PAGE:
Posted on Reply
#6
trsttte
Wasn't this already announced about 2 months ago? And a year ago as well?

No hdmi 2.1 and a crazy price (other cheaper options coming at the same time), seems like a big miss
Posted on Reply
#7
bug
konga1000 zones is actually much better than almost everyone else, who are all releasing 500-zone implementations. I think 1000 zones is right around the point where you can actually get something decent with HDR without too much bloom (though there will still be some). Ideally you want much more though, it's true.
When companies were talking mini LED, 1,152 zone was the minimum. It's sad to see they went even below that. Especially since plain old FALD was 384 zones already :(
kongaThese prices though... yeesh. I don't know what these companies are thinking with the 42" C2 on the horizon that will be sub-$1500. I think these monitor manufacturers are in for a rude awakening when they realize how limited the $2000+ flagship monitor market is, especially when there are cheaper alternatives available that are also much better in most ways.
Apparently mini LED + HDR + VRR = very, very hard. But yes, it's totally a problem when you can go OLED, with money left to spare.
Posted on Reply
#8
Minus Infinity
konga1000 zones is actually much better than almost everyone else, who are all releasing 500-zone implementations. I think 1000 zones is right around the point where you can actually get something decent with HDR without too much bloom (though there will still be some). Ideally you want much more though, it's true.

These prices though... yeesh. I don't know what these companies are thinking with the 42" C2 on the horizon that will be sub-$1500. I think these monitor manufacturers are in for a rude awakening when they realize how limited the $2000+ flagship monitor market is, especially when there are cheaper alternatives available that are also much better in most ways.
Same number of zones as theAsus ROG Swift PG32UQX. Probably the same panel and that costs $2999 IIRC.
Posted on Reply
#9
Bwaze
That's more than twice the price of LG OLED TVs...
Posted on Reply
#10
The Quim Reaper
BwazeThat's more than twice the price of LG OLED TVs...
So?

Hasn't the GPU market proved once and for all that the idiot PC Gamer crowd are willing to throw endless amounts of cash down the drain, to feed their e-peen needs.
Posted on Reply
#11
Prima.Vera
2500 USD without taxes? They must be joking :)
For that money you can buy a quality 75" TV . lol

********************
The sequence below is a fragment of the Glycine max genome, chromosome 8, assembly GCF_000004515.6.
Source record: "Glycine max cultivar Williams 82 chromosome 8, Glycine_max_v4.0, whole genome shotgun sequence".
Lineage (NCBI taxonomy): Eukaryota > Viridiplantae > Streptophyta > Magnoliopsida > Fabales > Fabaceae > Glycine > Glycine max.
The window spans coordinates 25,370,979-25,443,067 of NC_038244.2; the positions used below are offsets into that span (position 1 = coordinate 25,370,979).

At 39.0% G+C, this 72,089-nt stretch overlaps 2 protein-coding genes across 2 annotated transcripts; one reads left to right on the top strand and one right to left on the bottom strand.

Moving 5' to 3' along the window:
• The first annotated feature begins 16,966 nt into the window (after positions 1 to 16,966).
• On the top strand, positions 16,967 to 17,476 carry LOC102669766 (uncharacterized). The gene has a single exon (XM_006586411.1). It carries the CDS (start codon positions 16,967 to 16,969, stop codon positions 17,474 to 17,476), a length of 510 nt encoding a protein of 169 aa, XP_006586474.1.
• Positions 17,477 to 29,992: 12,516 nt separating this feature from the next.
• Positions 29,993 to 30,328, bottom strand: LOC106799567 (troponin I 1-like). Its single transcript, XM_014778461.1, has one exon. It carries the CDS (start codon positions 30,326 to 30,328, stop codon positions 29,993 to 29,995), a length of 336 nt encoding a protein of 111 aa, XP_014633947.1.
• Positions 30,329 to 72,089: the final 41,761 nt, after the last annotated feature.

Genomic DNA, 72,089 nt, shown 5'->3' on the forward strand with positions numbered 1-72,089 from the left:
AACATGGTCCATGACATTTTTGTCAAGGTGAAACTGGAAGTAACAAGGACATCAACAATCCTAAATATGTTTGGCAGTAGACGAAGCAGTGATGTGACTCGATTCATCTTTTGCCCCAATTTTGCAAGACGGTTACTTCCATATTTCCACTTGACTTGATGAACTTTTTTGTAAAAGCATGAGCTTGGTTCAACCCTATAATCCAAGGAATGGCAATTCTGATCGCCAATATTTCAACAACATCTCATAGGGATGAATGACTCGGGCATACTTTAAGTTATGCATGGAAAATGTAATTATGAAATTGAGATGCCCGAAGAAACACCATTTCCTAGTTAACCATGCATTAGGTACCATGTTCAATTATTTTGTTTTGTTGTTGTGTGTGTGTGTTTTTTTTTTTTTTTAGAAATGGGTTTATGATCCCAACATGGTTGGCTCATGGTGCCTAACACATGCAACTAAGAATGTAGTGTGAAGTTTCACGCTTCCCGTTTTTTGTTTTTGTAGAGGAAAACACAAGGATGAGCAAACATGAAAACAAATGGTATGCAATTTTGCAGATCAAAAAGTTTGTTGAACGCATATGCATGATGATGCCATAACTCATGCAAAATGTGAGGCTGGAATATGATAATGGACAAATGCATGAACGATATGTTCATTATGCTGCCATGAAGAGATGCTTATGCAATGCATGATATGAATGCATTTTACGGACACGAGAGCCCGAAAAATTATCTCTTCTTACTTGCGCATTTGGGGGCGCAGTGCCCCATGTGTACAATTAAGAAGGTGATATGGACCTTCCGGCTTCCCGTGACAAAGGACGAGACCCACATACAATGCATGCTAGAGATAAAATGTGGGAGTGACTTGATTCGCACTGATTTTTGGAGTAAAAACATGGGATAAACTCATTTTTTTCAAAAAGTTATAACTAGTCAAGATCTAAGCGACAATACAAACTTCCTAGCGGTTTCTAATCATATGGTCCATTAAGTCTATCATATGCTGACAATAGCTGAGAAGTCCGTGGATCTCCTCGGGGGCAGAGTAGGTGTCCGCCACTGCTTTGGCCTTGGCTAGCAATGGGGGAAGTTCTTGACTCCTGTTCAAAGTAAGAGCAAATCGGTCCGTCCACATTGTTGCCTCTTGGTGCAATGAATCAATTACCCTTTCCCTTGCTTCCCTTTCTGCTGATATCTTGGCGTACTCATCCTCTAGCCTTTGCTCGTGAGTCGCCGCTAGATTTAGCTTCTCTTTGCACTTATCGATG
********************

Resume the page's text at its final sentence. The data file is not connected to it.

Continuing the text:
Posted on Reply
#12
bug
Prima.Vera2500 USD without taxes? They must be joking :)
For that money you can buy a quality 75" TV . lol
That's gonna go so well in Europe where VAT is ~20%.
Posted on Reply
#13
Owen1982
2500 for 20 year LCD technology? What are they smoking? :kookoo:
Posted on Reply
#14
dir_d
I dont think a modern monitor can compete with a 48" or 42" OLED TV from LG. For what you get for the price it is hands down the best tv/monitor you can buy. If you are worried about burn in buy a 3rd party 5 year warranty.
Posted on Reply
#15
bug
dir_dI dont think a modern monitor can compete with a 48" or 42" OLED TV from LG. For what you get for the price it is hands down the best tv/monitor you can buy. If you are worried about burn in buy a 3rd party 5 year warranty.
Depends on the criteria. Not everybody has room for a 42"+ monster on their desks. And LCD still has better brightness (though not dynamic range which is more important, imho).
But yes, LCD is pretty much outgunned in every other way.
Posted on Reply
#16
lexluthermiester
I think the complainers are missing some context. Let's hit some points;
1. 32" 2160p MiniLED IPS
2. 144hz refresh rate
3. 3.6ms pixel response time
4. HDR 1400
5. Viewsonic

$2499? Ok, sounds good!
Posted on Reply
#17
dir_d
lexluthermiesterI think the complainers are missing some context. Let's hit some points;
1. 32" 2160p MiniLED IPS
2. 144hz refresh rate
3. 3.6ms pixel response time
4. HDR 1400
5. Viewsonic

$2499? Ok, sounds good!
That's the price of 2x 48 inch c1, or the price of buying a bigger desk for the 48inch, plus some cash left over.